When I was going through some serious therapy about 10 years ago, I noticed something that alarmed me. At random times — maybe driving down the road — I would suddenly feel flashes of extreme anger which left me shaking and confused.
When this happened, I never seemed to have anything specific to feel angry about. It just felt as though something had slightly opened a lid on something which was normally locked up tightly.
This anger scared me, because I had never felt anything like it. For my entire life, I have rarely allowed myself to feel anger of any kind. I’ve always had my feelings completely under control. Even when something was going on that would elicit rage from others, I was always under control and focused on a rational reaction. Under pressure, I was a lot like Star Trek’s Mr. Spock.
The feelings which were washing over me randomly at the time — and which I still feel every now and then — made me seem to be feeling just the tiniest bit of the anger I had been repressing for my entire life. I had never even known it was there.
Although I understand more about it now than I did when it started — and I even wrote about my hidden anger not long ago — I’m still discovering more about the patterns which led to that. This weekend has been another of those times of discovery for me — and it came from an unexpected direction.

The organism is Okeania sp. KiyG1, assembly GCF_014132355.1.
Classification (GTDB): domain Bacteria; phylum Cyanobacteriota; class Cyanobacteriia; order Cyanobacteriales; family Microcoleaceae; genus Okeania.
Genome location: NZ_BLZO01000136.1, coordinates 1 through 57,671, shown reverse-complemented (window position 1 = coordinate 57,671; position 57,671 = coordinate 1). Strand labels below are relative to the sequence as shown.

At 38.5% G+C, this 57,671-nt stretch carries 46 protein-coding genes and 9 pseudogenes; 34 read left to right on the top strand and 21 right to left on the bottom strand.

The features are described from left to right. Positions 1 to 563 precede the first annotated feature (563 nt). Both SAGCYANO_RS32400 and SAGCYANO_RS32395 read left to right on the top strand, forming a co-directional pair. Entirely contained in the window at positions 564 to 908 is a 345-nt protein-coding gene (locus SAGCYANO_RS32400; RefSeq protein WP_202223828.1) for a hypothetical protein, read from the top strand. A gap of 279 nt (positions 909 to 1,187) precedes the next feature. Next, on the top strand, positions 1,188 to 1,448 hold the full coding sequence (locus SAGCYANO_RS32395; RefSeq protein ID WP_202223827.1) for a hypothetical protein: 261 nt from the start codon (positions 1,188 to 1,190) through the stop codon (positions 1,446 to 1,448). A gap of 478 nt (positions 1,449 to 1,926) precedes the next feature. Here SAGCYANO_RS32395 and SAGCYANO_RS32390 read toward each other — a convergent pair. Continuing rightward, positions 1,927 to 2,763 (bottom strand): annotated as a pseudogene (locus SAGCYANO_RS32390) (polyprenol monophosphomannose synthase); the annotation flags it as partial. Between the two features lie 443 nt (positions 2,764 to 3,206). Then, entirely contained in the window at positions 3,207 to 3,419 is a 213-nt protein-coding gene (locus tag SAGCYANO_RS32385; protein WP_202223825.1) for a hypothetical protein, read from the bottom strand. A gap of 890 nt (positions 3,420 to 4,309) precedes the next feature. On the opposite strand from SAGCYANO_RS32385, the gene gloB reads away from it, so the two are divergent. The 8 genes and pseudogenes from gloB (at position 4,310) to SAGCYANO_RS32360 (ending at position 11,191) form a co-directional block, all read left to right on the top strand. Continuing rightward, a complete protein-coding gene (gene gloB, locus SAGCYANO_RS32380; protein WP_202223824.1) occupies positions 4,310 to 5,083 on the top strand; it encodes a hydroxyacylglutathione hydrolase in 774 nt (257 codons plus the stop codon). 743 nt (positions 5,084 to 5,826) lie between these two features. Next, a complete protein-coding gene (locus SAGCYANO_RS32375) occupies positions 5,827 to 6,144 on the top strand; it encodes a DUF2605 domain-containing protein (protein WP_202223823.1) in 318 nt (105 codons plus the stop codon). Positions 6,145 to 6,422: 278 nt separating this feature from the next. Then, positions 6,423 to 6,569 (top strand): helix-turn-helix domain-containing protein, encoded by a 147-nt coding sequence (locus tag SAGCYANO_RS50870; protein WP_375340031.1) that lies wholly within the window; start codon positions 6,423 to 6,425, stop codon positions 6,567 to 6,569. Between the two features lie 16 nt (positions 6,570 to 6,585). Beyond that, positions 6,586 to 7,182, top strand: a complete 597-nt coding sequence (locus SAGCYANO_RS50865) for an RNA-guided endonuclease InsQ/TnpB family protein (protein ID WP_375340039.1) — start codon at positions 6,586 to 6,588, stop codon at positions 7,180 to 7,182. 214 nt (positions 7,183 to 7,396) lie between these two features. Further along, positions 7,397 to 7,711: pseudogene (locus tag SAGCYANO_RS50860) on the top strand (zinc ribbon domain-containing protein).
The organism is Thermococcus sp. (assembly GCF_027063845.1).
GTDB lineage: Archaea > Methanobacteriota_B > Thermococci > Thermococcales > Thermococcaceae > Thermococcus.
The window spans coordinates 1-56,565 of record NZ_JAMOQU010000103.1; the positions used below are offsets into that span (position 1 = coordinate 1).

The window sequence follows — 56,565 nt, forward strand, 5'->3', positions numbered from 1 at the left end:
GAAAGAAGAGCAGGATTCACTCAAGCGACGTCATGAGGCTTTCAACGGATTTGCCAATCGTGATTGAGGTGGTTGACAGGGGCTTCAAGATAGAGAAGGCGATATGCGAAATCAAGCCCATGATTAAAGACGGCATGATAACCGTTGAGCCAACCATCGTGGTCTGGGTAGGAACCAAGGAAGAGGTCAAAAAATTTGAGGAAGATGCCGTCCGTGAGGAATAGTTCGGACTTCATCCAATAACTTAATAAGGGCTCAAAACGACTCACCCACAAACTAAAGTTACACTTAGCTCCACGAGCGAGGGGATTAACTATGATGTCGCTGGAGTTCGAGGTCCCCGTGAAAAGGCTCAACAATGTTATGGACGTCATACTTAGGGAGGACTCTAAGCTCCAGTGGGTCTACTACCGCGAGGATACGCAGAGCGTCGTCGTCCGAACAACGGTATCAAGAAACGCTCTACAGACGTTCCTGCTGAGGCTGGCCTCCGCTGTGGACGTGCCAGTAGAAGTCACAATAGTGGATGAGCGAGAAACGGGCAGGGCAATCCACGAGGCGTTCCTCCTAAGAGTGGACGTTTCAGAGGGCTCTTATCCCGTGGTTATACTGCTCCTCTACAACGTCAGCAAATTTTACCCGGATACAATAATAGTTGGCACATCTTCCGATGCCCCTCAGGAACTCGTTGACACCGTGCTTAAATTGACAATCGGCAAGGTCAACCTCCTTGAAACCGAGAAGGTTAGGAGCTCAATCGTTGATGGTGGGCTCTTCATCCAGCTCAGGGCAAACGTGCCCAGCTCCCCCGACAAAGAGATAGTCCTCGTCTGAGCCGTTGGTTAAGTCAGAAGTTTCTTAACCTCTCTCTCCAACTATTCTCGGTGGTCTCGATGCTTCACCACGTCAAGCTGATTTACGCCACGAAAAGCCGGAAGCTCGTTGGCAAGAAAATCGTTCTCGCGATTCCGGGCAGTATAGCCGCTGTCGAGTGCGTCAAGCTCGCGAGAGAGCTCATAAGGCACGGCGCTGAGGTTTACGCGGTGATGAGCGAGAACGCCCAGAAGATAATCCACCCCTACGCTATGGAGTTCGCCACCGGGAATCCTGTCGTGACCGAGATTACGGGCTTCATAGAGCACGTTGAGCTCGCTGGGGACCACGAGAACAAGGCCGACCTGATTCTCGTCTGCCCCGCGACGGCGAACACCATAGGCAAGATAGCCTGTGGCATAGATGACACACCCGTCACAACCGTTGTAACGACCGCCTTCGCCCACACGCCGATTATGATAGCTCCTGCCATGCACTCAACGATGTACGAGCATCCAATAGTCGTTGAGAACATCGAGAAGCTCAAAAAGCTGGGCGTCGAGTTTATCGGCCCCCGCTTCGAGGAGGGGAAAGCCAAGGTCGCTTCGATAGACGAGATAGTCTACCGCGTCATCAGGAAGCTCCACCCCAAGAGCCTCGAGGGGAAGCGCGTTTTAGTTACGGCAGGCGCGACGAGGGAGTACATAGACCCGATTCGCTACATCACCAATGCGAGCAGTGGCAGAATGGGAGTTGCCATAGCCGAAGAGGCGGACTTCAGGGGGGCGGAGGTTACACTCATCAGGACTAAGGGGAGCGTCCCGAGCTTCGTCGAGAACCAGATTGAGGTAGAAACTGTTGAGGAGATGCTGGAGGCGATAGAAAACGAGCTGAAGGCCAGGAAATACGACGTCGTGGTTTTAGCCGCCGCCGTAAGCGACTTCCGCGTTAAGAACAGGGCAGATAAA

About six months ago, I started a confusing re-examination of my personality and identity. I had thought I knew who I was, but I suddenly discovered a way to view what I thought I understood as a subset of something which I hadn’t noticed before.
It wasn’t that I was wrong about what I had seen in myself. It was simply that I suddenly started understanding that what I had thought was the real me was only a part of myself. Another part — something which had been dominant up until I was about 30 years old — was still there. I didn’t realize that I had a lot of work to do in order to integrate two entirely different parts of myself. (Here’s what I wrote at the time when I tried to explain a part of it.)
The process I started about six months ago led me to reinterpret my personality on the Enneagram typing system. I had been certain that I was a Type 4, but I came to understand that my natural personality is a Type 1.
It turns out that a Type 1 can appear to be a Type 4 at certain unhealthy times and the Type 1 can also develop some of the Type 4’s positive traits as he grows in positive ways. I had experienced both sides of that, but I had concluded I was a Type 4. I didn’t realize it, but there was something deeper waiting for me to learn.